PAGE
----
If a Facebook user posts the following message: “kratom helped treat my back pain!” should Facebook categorize that sentence as misleading and censor it since the FDA claims kratom has no medical applications? Clearly it should not. However, at least one platform is censoring kratom-related content: YouTube “age restricted” my educational video Kratom, Drug Scheduling, and the Opioid Crisis – Yale Medical School. Age restriction is a form of censorship that makes content invisible to viewers who are logged out, under 18, or have YouTube’s “restricted mode” enabled. Restricted mode is used by schools, libraries, and public institutions to limit viewing of potentially objectionable content.

Notice from YouTube explaining kratom video has been age restricted

The discussion of emerging medical treatments like kratom on internet platforms is part of the scientific process. Though far from constituting hard clinical evidence, such discussions allow people with health conditions to share their experiences and discuss the risks and benefits of medical treatments. Those discussions may generate interest among researchers who can then conduct trials to gather stronger evidence of medical benefit. The censorship of health-related content by internet platforms threatens this process.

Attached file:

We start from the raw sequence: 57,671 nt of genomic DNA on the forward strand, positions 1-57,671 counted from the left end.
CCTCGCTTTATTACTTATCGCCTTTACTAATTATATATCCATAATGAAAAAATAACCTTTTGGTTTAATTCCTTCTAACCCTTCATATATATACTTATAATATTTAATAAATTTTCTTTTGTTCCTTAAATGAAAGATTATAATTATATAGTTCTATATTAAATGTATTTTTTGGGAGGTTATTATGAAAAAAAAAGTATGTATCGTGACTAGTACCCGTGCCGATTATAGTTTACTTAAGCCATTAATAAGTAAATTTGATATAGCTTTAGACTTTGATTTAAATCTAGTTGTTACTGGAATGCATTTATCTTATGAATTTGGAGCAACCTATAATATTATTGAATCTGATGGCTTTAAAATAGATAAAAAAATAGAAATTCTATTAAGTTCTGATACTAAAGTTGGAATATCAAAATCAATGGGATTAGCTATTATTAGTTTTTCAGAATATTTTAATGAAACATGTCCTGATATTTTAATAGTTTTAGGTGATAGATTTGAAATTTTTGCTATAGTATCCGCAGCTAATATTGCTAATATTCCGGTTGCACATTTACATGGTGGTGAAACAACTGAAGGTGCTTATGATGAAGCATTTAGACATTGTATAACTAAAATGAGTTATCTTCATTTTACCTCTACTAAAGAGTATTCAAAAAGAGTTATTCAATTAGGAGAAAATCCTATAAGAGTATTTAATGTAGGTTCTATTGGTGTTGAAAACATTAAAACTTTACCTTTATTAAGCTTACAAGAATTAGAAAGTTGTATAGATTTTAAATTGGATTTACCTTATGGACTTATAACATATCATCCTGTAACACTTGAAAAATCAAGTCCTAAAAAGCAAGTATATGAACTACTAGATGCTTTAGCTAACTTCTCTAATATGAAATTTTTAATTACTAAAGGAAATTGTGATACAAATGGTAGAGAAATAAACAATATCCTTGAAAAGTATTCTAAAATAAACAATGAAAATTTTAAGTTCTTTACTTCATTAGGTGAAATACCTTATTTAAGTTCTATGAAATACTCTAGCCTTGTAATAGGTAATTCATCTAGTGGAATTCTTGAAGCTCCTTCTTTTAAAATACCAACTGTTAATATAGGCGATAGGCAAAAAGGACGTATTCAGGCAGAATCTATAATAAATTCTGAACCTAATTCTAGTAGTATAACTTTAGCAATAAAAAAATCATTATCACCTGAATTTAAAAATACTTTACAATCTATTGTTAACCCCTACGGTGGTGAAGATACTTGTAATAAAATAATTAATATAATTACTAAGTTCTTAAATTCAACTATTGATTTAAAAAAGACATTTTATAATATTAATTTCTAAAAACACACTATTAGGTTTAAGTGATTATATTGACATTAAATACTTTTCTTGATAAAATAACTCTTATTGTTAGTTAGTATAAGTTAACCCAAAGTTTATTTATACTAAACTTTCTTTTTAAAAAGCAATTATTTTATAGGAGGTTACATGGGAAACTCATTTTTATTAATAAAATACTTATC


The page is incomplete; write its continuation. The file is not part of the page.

In the future, it may be necessary to develop tools to measure the veracity of health claims. However, right now, it is likely impossible to do so reliably. Even if such a system was feasible, it may not be desirable, and it is unclear who would be qualified to implement it. Though not infallible or impervious to outside pressures, scientifically-grounded agencies such as the CDC and FDA are better choices than Facebook and Google.

Mason Marks

Mason Marks

Mason Marks is a research scholar at NYU Law School's Information Law Institute. In August, he will join the faculty of Gonzaga University School of Law. Mason conducts research on health law, data privacy, and FDA regulation. He is interested in the application of artificial intelligence to clinical decision-making in medicine and how emerging technologies disrupt traditional flows of health information. His tech writing has been published by the Washington Post, the Guardian, Wired, Vice News, STAT, and the Houston Chronicle. Mason received his J.D. from Vanderbilt Law School. He is a member of the California Bar and practiced intellectual property law in the San Francisco Bay Area. Prior to law school, he received his M.D. from Tufts University and his B.A. in Biology from Amherst College.